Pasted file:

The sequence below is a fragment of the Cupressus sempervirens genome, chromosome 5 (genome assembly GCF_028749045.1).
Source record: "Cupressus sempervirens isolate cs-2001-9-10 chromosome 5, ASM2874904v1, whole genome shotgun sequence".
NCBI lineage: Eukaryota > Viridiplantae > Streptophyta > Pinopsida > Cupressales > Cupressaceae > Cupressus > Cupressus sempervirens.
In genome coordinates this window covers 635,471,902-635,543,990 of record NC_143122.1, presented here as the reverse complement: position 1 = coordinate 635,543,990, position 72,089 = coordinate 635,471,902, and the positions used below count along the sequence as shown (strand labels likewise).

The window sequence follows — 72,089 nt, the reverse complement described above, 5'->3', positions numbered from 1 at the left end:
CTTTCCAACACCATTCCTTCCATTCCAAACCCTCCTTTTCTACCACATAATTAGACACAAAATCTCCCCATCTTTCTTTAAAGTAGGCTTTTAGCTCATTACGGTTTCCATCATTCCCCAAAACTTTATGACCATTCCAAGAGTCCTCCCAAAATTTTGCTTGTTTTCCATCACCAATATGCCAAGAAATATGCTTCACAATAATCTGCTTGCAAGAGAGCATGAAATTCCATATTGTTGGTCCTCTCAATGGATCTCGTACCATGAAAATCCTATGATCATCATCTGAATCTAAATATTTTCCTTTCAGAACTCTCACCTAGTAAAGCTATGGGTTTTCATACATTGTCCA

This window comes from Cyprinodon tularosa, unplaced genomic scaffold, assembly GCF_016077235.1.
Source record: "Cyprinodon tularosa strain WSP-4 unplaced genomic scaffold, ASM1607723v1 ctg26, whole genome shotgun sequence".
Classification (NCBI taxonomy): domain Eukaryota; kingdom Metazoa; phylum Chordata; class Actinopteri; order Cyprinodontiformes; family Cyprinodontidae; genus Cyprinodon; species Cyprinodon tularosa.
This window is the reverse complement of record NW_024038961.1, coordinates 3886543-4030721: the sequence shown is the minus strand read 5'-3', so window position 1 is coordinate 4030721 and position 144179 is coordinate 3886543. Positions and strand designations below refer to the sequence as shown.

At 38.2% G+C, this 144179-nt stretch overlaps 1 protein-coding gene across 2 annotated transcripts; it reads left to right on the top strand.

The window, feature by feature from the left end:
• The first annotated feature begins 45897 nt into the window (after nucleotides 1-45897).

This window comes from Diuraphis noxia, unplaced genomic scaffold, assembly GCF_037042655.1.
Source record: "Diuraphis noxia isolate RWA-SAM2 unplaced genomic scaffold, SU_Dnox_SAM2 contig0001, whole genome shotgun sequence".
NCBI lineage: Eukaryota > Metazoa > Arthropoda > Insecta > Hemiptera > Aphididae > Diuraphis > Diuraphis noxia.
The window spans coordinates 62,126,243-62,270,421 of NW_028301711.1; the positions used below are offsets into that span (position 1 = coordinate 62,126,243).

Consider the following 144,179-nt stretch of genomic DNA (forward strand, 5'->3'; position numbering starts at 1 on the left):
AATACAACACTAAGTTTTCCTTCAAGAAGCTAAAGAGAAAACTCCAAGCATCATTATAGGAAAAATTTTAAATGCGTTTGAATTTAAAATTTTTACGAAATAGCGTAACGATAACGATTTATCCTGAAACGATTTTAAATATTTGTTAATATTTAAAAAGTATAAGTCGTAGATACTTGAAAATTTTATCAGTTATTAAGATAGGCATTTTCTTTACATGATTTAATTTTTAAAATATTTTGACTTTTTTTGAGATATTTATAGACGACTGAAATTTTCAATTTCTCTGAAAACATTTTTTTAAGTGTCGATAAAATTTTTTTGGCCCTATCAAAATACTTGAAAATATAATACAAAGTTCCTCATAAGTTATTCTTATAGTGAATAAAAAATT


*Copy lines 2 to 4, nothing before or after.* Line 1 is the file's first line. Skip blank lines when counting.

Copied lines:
Source record: "Cupressus sempervirens isolate cs-2001-9-10 chromosome 5, ASM2874904v1, whole genome shotgun sequence".
NCBI lineage: Eukaryota > Viridiplantae > Streptophyta > Pinopsida > Cupressales > Cupressaceae > Cupressus > Cupressus sempervirens.
In genome coordinates this window covers 635,471,902-635,543,990 of record NC_143122.1, presented here as the reverse complement: position 1 = coordinate 635,543,990, position 72,089 = coordinate 635,471,902, and the positions used below count along the sequence as shown (strand labels likewise).